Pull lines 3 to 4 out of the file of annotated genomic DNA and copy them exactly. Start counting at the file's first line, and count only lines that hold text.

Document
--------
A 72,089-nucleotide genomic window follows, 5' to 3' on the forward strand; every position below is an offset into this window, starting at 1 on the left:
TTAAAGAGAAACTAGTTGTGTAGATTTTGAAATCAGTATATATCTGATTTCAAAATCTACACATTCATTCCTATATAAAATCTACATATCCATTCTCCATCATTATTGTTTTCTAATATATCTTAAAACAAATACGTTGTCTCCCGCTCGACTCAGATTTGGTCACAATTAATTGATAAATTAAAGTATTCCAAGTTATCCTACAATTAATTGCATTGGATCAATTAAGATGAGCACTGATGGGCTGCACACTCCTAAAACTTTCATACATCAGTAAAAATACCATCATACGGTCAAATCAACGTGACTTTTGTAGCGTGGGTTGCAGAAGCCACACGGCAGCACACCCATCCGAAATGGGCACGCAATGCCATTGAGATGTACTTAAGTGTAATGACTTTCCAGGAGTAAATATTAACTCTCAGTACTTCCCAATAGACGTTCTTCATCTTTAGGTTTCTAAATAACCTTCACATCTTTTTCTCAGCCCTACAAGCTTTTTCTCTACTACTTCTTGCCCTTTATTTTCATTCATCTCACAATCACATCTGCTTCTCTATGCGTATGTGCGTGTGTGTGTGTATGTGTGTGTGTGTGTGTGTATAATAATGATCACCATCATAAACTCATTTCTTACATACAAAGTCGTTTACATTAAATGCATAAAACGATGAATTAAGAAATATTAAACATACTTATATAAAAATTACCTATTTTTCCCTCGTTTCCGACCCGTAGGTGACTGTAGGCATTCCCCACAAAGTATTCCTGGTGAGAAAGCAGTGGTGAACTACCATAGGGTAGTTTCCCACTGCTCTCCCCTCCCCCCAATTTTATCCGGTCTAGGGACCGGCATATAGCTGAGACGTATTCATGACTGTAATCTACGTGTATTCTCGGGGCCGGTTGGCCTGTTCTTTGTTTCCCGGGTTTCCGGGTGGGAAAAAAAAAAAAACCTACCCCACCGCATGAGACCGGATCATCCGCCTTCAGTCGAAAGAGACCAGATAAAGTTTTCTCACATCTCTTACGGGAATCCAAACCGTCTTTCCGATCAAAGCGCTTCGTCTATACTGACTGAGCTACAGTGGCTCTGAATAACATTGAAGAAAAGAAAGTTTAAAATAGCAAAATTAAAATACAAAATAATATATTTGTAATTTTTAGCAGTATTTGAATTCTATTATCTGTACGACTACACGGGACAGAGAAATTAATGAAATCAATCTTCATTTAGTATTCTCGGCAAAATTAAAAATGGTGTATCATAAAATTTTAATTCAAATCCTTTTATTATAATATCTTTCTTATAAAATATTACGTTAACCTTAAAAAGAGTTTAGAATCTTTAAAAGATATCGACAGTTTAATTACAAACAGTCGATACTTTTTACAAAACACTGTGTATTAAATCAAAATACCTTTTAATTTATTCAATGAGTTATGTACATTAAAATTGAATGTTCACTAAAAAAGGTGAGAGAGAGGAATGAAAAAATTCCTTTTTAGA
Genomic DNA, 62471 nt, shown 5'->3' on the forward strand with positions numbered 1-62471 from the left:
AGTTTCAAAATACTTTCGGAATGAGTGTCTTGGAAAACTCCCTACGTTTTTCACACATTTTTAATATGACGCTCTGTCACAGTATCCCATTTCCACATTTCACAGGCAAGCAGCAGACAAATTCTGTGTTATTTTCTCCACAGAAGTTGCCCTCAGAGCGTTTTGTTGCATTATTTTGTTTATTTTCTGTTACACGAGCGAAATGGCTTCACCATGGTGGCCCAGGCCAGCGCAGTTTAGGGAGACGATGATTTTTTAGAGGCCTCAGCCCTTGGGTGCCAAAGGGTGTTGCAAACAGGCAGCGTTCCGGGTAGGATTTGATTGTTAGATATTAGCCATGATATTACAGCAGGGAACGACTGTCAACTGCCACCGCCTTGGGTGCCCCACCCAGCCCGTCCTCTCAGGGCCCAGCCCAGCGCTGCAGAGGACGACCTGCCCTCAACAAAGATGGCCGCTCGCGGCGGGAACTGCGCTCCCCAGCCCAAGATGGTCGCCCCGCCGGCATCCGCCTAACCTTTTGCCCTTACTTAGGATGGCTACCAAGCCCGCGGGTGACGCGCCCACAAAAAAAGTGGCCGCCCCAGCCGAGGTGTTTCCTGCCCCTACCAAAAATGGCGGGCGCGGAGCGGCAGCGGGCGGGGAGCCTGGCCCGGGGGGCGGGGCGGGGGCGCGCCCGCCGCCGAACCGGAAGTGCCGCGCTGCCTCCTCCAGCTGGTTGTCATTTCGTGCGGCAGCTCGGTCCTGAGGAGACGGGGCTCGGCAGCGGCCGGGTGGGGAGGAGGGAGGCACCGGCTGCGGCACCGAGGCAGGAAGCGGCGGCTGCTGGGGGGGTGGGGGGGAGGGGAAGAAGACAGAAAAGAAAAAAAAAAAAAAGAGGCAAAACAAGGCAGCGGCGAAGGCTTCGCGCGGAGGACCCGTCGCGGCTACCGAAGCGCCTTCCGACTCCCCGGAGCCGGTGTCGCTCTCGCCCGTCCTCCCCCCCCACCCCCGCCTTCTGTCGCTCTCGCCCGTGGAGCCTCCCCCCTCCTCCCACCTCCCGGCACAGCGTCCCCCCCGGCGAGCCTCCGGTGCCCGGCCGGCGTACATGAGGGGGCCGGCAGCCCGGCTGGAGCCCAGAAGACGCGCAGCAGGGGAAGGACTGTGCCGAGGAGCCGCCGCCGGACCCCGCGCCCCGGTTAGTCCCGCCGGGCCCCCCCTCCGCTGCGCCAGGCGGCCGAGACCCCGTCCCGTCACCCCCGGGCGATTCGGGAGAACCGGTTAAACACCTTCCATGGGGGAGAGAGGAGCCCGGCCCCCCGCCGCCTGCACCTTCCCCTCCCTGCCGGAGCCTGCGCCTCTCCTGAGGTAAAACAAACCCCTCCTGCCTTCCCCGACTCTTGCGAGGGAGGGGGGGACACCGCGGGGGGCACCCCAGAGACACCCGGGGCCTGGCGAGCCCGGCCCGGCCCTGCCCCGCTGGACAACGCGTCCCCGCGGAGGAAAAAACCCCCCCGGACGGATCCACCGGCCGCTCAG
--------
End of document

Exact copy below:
Genomic DNA, 62471 nt, shown 5'->3' on the forward strand with positions numbered 1-62471 from the left:
AGTTTCAAAATACTTTCGGAATGAGTGTCTTGGAAAACTCCCTACGTTTTTCACACATTTTTAATATGACGCTCTGTCACAGTATCCCATTTCCACATTTCACAGGCAAGCAGCAGACAAATTCTGTGTTATTTTCTCCACAGAAGTTGCCCTCAGAGCGTTTTGTTGCATTATTTTGTTTATTTTCTGTTACACGAGCGAAATGGCTTCACCATGGTGGCCCAGGCCAGCGCAGTTTAGGGAGACGATGATTTTTTAGAGGCCTCAGCCCTTGGGTGCCAAAGGGTGTTGCAAACAGGCAGCGTTCCGGGTAGGATTTGATTGTTAGATATTAGCCATGATATTACAGCAGGGAACGACTGTCAACTGCCACCGCCTTGGGTGCCCCACCCAGCCCGTCCTCTCAGGGCCCAGCCCAGCGCTGCAGAGGACGACCTGCCCTCAACAAAGATGGCCGCTCGCGGCGGGAACTGCGCTCCCCAGCCCAAGATGGTCGCCCCGCCGGCATCCGCCTAACCTTTTGCCCTTACTTAGGATGGCTACCAAGCCCGCGGGTGACGCGCCCACAAAAAAAGTGGCCGCCCCAGCCGAGGTGTTTCCTGCCCCTACCAAAAATGGCGGGCGCGGAGCGGCAGCGGGCGGGGAGCCTGGCCCGGGGGGCGGGGCGGGGGCGCGCCCGCCGCCGAACCGGAAGTGCCGCGCTGCCTCCTCCAGCTGGTTGTCATTTCGTGCGGCAGCTCGGTCCTGAGGAGACGGGGCTCGGCAGCGGCCGGGTGGGGAGGAGGGAGGCACCGGCTGCGGCACCGAGGCAGGAAGCGGCGGCTGCTGGGGGGGTGGGGGGGAGGGGAAGAAGACAGAAAAGAAAAAAAAAAAAAAGAGGCAAAACAAGGCAGCGGCGAAGGCTTCGCGCGGAGGACCCGTCGCGGCTACCGAAGCGCCTTCCGACTCCCCGGAGCCGGTGTCGCTCTCGCCCGTCCTCCCCCCCCACCCCCGCCTTCTGTCGCTCTCGCCCGTGGAGCCTCCCCCCTCCTCCCACCTCCCGGCACAGCGTCCCCCCCGGCGAGCCTCCGGTGCCCGGCCGGCGTACATGAGGGGGCCGGCAGCCCGGCTGGAGCCCAGAAGACGCGCAGCAGGGGAAGGACTGTGCCGAGGAGCCGCCGCCGGACCCCGCGCCCCGGTTAGTCCCGCCGGGCCCCCCCTCCGCTGCGCCAGGCGGCCGAGACCCCGTCCCGTCACCCCCGGGCGATTCGGGAGAACCGGTTAAACACCTTCCATGGGGGAGAGAGGAGCCCGGCCCCCCGCCGCCTGCACCTTCCCCTCCCTGCCGGAGCCTGCGCCTCTCCTGAGGTAAAACAAACCCCTCCTGCCTTCCCCGACTCTTGCGAGGGAGGGGGGGACACCGCGGGGGGCACCCCAGAGACACCCGGGGCCTGGCGAGCCCGGCCCGGCCCTGCCCCGCTGGACAACGCGTCCCCGCGGAGGAAAAAACCCCCCCGGACGGATCCACCGGCCGCTCAG